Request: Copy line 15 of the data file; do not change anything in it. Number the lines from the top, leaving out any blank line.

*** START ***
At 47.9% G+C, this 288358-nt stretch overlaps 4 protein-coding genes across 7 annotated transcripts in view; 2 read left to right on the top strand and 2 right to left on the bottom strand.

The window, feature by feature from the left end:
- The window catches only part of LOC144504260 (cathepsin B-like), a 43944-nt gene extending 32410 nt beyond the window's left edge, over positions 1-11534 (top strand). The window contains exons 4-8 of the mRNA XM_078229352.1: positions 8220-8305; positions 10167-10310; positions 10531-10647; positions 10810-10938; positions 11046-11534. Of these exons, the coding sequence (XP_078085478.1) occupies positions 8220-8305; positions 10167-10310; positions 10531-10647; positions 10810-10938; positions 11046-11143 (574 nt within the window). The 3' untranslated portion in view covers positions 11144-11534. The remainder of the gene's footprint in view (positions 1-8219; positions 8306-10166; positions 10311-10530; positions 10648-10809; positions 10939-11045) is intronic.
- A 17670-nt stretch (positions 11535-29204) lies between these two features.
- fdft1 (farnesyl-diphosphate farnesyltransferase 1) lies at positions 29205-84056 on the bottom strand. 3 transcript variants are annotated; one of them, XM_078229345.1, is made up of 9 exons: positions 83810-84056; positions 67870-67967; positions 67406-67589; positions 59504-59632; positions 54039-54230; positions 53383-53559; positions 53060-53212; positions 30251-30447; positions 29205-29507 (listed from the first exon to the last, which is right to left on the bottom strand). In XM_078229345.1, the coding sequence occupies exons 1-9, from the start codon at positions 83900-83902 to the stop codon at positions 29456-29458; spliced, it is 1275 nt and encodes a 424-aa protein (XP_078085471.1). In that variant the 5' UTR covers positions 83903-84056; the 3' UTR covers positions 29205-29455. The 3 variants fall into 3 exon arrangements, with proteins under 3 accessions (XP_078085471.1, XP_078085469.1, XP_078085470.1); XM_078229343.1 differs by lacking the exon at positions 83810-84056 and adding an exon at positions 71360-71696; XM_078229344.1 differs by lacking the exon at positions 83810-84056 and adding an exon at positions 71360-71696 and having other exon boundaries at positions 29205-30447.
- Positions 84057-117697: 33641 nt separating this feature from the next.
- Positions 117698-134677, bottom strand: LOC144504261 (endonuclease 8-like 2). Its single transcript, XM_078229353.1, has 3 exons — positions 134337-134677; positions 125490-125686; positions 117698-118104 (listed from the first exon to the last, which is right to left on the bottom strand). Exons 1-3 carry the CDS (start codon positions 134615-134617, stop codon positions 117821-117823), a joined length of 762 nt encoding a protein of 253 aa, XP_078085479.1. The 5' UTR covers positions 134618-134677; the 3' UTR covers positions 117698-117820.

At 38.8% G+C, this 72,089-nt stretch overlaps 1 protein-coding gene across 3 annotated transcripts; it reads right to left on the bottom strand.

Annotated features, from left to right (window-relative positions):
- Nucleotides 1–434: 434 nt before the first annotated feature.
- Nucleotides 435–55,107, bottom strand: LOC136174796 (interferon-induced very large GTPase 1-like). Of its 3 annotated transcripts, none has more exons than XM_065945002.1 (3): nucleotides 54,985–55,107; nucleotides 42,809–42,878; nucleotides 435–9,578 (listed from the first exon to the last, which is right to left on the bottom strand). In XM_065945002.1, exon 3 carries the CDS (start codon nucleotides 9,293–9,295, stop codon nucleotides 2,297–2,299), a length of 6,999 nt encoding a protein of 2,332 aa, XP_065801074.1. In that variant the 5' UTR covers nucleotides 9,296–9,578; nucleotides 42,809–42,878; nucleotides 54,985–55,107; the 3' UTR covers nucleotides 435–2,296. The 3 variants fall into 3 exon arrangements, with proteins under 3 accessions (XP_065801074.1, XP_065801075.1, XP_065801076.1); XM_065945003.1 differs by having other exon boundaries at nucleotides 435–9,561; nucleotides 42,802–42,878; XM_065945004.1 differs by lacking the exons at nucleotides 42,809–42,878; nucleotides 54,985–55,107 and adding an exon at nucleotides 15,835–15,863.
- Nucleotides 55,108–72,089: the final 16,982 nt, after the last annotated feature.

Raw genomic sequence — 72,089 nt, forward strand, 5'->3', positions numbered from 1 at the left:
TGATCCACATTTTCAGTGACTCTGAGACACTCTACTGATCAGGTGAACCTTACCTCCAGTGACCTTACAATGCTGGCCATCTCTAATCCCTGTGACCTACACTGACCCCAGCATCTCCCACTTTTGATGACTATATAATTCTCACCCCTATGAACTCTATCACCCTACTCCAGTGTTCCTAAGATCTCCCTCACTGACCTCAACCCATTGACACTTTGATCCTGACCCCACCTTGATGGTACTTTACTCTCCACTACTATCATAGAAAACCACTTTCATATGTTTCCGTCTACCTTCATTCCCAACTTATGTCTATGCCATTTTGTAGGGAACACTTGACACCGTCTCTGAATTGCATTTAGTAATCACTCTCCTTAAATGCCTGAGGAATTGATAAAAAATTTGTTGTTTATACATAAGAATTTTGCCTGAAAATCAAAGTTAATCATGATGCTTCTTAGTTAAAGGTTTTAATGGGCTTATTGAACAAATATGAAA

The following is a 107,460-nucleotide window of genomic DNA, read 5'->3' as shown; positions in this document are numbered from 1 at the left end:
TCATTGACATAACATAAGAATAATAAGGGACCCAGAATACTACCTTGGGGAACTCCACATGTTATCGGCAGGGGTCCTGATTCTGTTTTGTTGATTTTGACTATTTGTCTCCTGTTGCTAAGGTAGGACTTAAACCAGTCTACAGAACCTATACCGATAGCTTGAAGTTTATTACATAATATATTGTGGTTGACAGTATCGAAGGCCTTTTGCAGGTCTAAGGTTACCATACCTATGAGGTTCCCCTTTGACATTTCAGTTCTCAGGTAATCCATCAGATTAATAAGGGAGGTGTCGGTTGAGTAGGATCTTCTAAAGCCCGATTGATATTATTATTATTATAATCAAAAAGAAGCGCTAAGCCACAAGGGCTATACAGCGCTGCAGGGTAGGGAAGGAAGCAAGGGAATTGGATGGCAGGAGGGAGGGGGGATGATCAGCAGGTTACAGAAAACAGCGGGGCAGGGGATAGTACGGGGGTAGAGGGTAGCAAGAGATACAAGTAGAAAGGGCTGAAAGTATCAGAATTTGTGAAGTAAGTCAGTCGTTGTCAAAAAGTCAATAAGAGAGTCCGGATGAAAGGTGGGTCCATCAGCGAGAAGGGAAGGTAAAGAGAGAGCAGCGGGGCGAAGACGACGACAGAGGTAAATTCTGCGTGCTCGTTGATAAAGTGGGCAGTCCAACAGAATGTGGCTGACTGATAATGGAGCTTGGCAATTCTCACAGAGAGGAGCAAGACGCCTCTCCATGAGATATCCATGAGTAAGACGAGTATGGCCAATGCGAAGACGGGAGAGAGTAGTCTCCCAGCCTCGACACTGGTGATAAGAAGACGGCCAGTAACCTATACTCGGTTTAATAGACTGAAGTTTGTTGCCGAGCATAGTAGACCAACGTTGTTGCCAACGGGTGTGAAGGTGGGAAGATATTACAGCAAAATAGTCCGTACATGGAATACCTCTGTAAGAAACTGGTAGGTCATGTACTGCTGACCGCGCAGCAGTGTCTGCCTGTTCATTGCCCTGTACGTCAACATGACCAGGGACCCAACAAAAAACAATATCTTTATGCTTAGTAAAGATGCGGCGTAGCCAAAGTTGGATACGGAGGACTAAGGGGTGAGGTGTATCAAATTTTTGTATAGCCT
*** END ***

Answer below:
The following is a 107,460-nucleotide window of genomic DNA, read 5'->3' as shown; positions in this document are numbered from 1 at the left end: